Asian fast-food chains are growing swiftly as health consciousness helps soy, sashimi and sukiyaki gain footing in mainstream food courts
Americans can pop into a franchised restaurant for almost every kind of cuisine, from Mexican and Italian to Chinese and, of course, American. Soon, there will be something new for their food-court trays: sushi rolls and teriyaki. Japanese-food chains are spreading to shopping malls and strip-store centers across the U.S.
The rise reflects a change in American appetites. More people are trying to eat healthier foods, say restaurant executives and consultants, and Japanese food can be low-fat and fresh. Think sushi vs. deep-fried calamari. For today’s twentysomethings, Japanese food is both familiar—many have been eating it for years—while also unconventional.
These trends—combined with low prices, despite the common conception that sushi is pricey—are helping make Asian food one of today’s hottest restaurant categories. At limited-service restaurants—places without wait personnel—Asian-food sales jumped 15% to 20% in 2006 following an 18% pop in 2005, tabulates Technomic, a restaurant consultancy in Chicago. That’s roughly three times the 6% growth rate of limited-service chains overall.
Yoshinoya probably is the most aggressive in its plans. The Tokyo-based fast-food company, which operates 1,010 outlets in its home country, counts more than 85 locations in and around its U.S. headquarters in Los Angeles, plus one each in Las Vegas and New York. And its recent move into franchising, says management, should lead to a doubling of its U.S. sites by 2010, mostly in the West. Entrees include bowls of grilled beef or chicken served over steamed rice for $3.07.
Another up-and-comer is Hibachi-San Japanese Grill. A subsidiary of Panda Restaurant Group of Rosemead, Calif., which also owns Chinese-food chains Panda Express and Panda Inn, Hibachi-San has 27 restaurants in 13 states. Among other quick-serve Japanese outfits are Maki of Japan, a 20-unit chain that is part of Food Systems Unlimited of Longwood, Fla., and Kyoto Bowl of Tempe, Ariz., with 17 stores.
Not just fast food
Japanese chains aren’t all confined to quick-serve, however. Benihana (BNHN), which operates 59 hibachi-style restaurants, recently expanded its Ra Sushi subsidiary to 14 sites in six states. Ra Sushi features table service and full bars, with dinner entrees such as chicken teriyaki for $14.50 or a sashimi assortment for $19.25.
Maki of Japan is one of five fast-food restaurants sharing the food court in an outlet mall in Aurora, Ill., 35 miles west of Chicago. Its menu includes beef sukiyaki for $5.29, with steamed rice or maki noodles, and an eight-piece sushi combo lunch for $5.99. Hot food is served on foam plates, while sushi comes in premade trays. There are plastic utensils at the cash register and, tellingly, no chopsticks.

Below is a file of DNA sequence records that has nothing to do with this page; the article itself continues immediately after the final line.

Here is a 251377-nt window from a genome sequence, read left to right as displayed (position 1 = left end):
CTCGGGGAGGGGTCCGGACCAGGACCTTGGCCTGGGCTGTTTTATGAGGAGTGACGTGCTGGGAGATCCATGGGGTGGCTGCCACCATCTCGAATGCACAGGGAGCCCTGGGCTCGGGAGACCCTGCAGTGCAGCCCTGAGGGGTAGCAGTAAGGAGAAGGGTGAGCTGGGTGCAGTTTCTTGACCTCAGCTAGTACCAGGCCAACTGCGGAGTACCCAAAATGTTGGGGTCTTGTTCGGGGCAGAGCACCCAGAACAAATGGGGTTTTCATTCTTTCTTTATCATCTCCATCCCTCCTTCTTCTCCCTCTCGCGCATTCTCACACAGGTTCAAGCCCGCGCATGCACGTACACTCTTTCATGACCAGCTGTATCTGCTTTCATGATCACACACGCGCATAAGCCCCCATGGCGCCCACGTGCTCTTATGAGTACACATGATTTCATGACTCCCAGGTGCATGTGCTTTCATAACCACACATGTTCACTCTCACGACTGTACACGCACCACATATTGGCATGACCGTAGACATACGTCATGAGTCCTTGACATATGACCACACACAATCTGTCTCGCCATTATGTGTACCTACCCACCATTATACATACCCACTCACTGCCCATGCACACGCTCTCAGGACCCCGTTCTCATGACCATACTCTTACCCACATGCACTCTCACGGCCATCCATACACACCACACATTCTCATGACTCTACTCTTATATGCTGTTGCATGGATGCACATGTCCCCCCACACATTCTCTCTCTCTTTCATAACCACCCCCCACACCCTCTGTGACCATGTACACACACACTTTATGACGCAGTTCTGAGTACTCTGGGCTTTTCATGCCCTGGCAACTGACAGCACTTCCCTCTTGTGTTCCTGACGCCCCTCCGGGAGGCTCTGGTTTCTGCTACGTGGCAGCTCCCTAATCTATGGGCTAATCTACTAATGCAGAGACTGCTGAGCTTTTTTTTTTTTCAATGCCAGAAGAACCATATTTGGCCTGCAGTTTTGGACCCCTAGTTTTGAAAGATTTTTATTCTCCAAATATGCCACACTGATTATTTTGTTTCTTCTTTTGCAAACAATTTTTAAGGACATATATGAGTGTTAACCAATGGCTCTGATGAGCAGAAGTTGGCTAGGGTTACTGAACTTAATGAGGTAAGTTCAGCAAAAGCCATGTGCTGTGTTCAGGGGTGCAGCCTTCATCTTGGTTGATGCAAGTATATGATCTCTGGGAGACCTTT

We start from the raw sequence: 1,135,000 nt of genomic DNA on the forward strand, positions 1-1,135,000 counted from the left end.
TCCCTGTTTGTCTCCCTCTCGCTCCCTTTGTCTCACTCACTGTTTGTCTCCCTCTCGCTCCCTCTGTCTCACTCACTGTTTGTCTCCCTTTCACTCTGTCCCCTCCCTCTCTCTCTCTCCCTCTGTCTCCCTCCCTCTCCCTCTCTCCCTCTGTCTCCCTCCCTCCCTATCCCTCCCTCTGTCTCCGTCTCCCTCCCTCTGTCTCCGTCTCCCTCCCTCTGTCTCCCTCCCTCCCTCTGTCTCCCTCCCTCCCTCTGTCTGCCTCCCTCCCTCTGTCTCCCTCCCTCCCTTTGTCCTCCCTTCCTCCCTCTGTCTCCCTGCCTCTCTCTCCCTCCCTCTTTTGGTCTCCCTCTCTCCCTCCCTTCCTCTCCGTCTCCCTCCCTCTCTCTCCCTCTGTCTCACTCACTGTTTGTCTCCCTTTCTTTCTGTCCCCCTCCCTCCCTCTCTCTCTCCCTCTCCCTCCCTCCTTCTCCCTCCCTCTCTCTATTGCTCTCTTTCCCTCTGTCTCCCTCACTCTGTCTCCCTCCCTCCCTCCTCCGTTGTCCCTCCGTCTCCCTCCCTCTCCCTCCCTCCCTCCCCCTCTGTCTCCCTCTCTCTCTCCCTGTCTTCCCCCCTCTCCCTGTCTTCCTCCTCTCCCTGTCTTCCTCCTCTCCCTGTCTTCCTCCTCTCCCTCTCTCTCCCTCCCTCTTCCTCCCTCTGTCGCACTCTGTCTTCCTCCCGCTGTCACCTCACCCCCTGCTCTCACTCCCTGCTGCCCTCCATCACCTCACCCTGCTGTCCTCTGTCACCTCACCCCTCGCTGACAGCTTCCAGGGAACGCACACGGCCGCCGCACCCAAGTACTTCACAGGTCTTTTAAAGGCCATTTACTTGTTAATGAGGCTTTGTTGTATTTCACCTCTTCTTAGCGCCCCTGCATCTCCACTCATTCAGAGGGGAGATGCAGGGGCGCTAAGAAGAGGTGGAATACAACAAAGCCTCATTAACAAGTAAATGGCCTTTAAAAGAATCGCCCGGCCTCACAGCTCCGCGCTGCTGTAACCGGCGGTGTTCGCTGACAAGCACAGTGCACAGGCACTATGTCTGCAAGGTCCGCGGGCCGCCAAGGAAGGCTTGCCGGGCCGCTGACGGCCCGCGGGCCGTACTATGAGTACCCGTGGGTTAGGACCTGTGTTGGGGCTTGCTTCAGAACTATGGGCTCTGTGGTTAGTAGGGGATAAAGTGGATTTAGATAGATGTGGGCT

On a recent weekday, John Riley sat across from his wife, Theresa, at this Maki of Japan. Both had a three-item chicken teriyaki lunch special on their trays and shopping bags at their feet. They had never eaten at Maki before. John, a real estate agent, said, “I hate fast-food places, to tell you the truth.” Theresa, also a real estate agent, added, “If we’re going to eat fast food, we’d rather eat something like this.” But they said they liked the food and thought the prices were about right.
Compared with McDonald’s (MCD) or even Panda Express, which boasts more than 900 restaurants in 35 states and Puerto Rico, these Japanese-food chains are still small. And worries about eating raw fish will always be a turnoff for diners and restaurant operators alike. But Darren Tristano, an executive vice-president at Technomic, foresees continued double-digit increases in Asian-food sales. “There’s absolutely more potential for growth,” he says. “You’re starting to see the introduction of sushi into the mainstream.”
One reason is that restaurant companies are pushing Japanese food as an alternative to sandwiches and mass-marketed ethnic foods that no longer seem new. There’s demand-side pull, too. Beyond wanting food that’s better for them, Americans increasingly like bolder, more exotic foods. This is particularly true of Gen-Xers and their younger siblings who grew up eating sushi at independent eateries, or bowls of freeze-dried ramen noodles in their first apartments. “For younger people, sushi is what the burrito was 20 years ago,” notes Glenn Lunde, Panda Group’s chief marketing officer.
The shift is paying off for Benihana. Ra Sushi is the Miami-based company’s fastest-growing brand, with six-month sales through Oct. 8 up 57% from a year earlier. Its stock price, meantime, is up 40% over the past 12 months and has more than doubled in the last two years, outperforming the restaurant industry overall.
Now, even mainstream fast-food chains are flirting with Japanese flavors. Wendy’s (WEN) and Panera Bread (PNRA) offer Asian chicken salads, while California Pizza Kitchen (CPKI) has spring rolls and an appetizer of wok-seared chicken and shiitake mushrooms.
Indeed, if McDonald’s can sell Asian salads with edamame, a fast-food chain with udon noodles or tempura may be just what Middle America wants next.
Arndt is editor of BusinessWeek‘s innovation and design coverage, overseeing its Innovation channel as well as the magazine’s quarterly IN: Inside Innovation section.